Anglers tend to have deeply rooted beliefs about the best time to hit the water, many of which have shaky evidence at best to support them. Over the years, anglers have turned to a variety of resources looking to get dialed in on the bite. One of the most popular ways anglers are trying to make the most of their time on the water is with solar-lunar charts. Solar lunar tables predict activity windows for wildlife, which for anglers means peak bite.
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There seems to be a limitless supply of websites, apps, and programs that offer solar-lunar information to sportsmen and women. The solar lunar charts use a variety of factors including the moon phase, moonrise, moonset, sun angle, location, sunrise, sunset, and a mix of various other information.
Using this information, the program makes calculations and spits out two major feeding times and two minor feeding times for the wildlife in your area. Many charts also include a daily rating for how good the bite will be, which typically ranges from “poor” to “Excellent+++.” These solar-lunar calendars have grown a large following because every angler wants an advantage.
The accuracy of moon phase and solar-lunar calendar predictions has already been tested. Most of the research was done by examining catch rate data for various species in both saltwater and freshwater environments.
The first study tracked the catch rate of largemouth bass on a popular lake over the course of one month. Once all the data was collected, it showed that there was no significant difference in catch rate from one day to the next or any correlation to the moon phases.
The second study was done on marlin. They used 84 years of landings records from New Zealand and compared them to the moon’s position at the time. Once the results were in, it did show that there was a slight increase in landings just before a full moon and a slight decrease just after. Unfortunately, the results didn’t show any correlation between landings and the solar-lunar predictions.
However, first hand research by Dr. Frank A. Brown, a biologist at Northwestern University, was able to confirm a correlation between solar-lunar charts and the feeding activity of oyster. Dr. Brown did an experiment testing oysters in a lab aquarium and observed when their shells opened to feed compared to lunar position. The feeding behavior of the oysters stayed in sync with the tide times of their original location for a couple weeks before they changed. After that time, the oysters began to feed according to the lunar position of their new location, despite not being exposed to sunlight or water depth changes that would normally occur during tidal swings.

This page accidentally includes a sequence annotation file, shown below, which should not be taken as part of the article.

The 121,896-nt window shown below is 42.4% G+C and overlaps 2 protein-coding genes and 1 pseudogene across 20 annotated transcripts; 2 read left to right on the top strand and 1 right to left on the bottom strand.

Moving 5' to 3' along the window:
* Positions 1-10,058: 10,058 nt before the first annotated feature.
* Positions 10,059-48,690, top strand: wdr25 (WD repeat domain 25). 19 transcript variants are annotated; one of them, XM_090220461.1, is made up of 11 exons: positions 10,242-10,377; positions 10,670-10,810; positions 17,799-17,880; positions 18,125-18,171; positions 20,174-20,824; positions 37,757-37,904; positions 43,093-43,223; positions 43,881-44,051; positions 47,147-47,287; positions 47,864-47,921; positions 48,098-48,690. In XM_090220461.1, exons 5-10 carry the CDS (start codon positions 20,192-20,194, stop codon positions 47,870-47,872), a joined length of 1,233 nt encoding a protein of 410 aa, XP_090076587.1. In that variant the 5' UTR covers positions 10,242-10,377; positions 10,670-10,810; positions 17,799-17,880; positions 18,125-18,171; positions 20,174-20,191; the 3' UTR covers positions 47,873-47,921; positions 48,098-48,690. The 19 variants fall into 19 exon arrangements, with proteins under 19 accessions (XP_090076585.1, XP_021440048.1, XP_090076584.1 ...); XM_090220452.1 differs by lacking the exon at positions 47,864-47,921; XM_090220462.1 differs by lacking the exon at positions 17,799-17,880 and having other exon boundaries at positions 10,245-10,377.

A while back, I spoke with Tennessee musky Guide and Tennessee musky State Record Holder Steven Paul. Steven touched on solar-lunar tables while giving tips for catching these giant fish. When discussing the best time of day to go fishing, dawn and dusk are always great, which is an opinion Steven emphasized before diving into solar-lunar tables.
According to Steven “solar-lunar is crucial: the minor & major feeding times are spot on.” Last week while fishing in Wisconsin, he explained that the bite was slow until one of the solar-lunar feeding times hit. They then proceeded to catch six musky in 15 minutes. He explained that “right now all of the bites are at moonset,” regardless of whether it happens at midnight or high noon. Steven’s advice for when to target musky is to “always be on a good spot, then wait for the solar-lunar feeding windows.”
Being able to pick the best day and time to go fishing would be any angler's dream come true, but the evidence is conflicting. We all want to believe these calculations will help us catch more fish by hitting them at the right time. While the first two studies we mentioned couldn’t find anything conclusive, Dr. Brown was able to give these charts a glimmer of hope with his experiment. Steven Paul’s testimony comes from years of experience on the water, but in the end, it’s anecdotal evidence that's hard to quantify.
As it currently stands, it’s impossible to accurately predict on any particular day or time whether the fishing will be better or worse. However, the validity of these charts cannot be totally dismissed. Armed with the information above, you may be able to gauge if conditions may be vaguely tipping in your favor which helps a little. In the end, while these charts cannot be relied on for accurate predictions of peak bite, using them with a healthy amount of skepticism might point you in the right direction.
Updated on December 25, 2022
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